- In a survey conducted by procurement consultancy Efficio and Cranfield University, 48% of procurement said fear of missing out or "FOMO," drives them to invest in new technology, the Chartered Institute of Procurement & Supply reported.
- Nearly three-quarters (72%) of survey respondents cited lack of personnel talent specialized in technology as a barrier to delivering value from tech investments.
- About two-thirds (66%) also cited poor support from their suppliers as a barrier to adopting emerging technology.
It would be nearly impossible to manage a complex web of global suppliers without some form of technology. On the other hand, machines cannot read the facial clues of the supplier about to offer a major concession in a tense negotiation — at least not yet.
Procurement leaders jumping into technology because of FOMO are not doing themselves, their companies or their suppliers any favors. Far too often, we look at technology as a solution in search of a problem.
Software and tools geared to the procurement profession are often not developed by those with experience of working directly with suppliers. Solving production problems in a Tier 3 supplier while negotiating price with a sole source located in another country is not easily reduced to bits and bytes. Procurement-related technologies can lack that real-world grittiness of our day to day workflow.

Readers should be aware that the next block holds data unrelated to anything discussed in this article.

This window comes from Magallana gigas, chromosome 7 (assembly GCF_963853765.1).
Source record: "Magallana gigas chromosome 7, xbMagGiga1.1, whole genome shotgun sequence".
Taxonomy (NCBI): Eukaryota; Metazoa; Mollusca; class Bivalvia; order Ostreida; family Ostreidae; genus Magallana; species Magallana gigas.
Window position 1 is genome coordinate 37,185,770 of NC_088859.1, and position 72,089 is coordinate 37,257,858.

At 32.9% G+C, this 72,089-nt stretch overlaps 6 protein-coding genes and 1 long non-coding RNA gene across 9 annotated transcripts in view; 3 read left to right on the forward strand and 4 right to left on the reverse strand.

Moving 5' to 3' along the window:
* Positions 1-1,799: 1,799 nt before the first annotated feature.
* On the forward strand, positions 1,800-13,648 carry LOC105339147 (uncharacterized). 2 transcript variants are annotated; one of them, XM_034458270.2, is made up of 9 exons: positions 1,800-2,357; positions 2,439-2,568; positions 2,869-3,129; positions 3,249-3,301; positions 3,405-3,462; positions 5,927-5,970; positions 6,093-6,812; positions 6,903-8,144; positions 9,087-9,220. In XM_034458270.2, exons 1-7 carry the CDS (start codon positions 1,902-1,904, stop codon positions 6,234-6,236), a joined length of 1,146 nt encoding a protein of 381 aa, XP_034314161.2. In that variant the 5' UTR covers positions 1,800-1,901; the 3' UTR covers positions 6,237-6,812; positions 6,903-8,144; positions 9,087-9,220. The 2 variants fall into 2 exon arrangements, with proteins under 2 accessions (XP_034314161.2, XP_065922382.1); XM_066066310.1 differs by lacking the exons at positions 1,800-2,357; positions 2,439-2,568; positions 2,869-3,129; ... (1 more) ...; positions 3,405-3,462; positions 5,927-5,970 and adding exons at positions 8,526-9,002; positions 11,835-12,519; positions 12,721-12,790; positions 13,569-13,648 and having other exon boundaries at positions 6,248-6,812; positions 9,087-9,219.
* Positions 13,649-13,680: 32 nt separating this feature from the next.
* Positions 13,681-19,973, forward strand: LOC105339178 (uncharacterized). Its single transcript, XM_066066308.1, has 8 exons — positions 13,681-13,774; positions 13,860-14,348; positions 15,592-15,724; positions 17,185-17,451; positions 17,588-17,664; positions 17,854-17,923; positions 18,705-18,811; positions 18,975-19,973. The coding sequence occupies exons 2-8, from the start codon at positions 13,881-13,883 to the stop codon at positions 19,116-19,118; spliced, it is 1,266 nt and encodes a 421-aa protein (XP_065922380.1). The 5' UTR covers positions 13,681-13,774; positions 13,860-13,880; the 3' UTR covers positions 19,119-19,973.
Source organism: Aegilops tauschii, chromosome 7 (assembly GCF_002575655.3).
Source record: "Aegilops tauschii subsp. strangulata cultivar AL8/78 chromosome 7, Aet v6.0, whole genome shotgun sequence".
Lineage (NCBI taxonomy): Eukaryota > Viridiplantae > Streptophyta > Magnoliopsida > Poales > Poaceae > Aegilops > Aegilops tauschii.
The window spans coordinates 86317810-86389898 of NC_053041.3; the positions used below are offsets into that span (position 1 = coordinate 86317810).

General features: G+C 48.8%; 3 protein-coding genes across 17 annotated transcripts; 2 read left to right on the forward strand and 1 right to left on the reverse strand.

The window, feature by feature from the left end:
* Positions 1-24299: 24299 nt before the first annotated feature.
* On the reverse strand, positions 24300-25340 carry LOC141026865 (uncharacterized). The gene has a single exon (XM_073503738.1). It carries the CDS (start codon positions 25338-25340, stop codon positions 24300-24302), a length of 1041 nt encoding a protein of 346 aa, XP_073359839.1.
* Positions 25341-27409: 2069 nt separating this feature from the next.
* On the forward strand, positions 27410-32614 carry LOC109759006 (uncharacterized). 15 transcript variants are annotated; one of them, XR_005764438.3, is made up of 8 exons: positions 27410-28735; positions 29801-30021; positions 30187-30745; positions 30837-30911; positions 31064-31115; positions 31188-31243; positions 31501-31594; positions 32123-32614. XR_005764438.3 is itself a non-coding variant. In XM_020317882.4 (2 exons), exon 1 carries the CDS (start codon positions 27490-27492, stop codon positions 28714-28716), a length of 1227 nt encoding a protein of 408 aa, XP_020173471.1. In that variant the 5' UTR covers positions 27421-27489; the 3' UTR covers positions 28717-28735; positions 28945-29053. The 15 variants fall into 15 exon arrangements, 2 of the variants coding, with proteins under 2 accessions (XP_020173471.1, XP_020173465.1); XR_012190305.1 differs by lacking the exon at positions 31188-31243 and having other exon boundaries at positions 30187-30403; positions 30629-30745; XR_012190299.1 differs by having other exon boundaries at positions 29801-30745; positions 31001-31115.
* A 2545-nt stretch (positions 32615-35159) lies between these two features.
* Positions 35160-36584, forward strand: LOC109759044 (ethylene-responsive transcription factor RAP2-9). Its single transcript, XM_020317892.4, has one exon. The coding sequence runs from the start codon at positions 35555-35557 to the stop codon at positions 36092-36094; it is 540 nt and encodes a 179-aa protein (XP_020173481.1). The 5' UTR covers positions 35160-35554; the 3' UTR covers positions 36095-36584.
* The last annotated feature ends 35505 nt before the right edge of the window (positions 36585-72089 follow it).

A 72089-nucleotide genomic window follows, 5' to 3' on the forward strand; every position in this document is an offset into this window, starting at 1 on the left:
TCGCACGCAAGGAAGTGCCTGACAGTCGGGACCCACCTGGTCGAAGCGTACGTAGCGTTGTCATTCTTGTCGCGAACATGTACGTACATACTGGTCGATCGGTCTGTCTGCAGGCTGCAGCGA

Consider the impact of technology on the supply chain. While sophisticated suppliers might do well to download prints and information from a supplier portal while updating their open order status, far too many downstream suppliers are running the equivalent of Windows 95. And finding new suppliers just might not be an option. Be careful of what technology will do to members of your supply chain.
While older generations are certainly not Luddites, millennials and those digital native Gen Z employees embrace technology, and their expectation may be to leverage it across the supply chain. Procurement as we know it today will certainly look different in the next couple of years. Five years from now, we may not recognize it at all.
Analytics and big data are here to stay. Companies cannot operate effectively without data driven decisions in areas such as sales and operations planning, supplier performance, cost analysis and in the construction of risk assessments and economic modeling. This is one area where FOMO certainly does matter.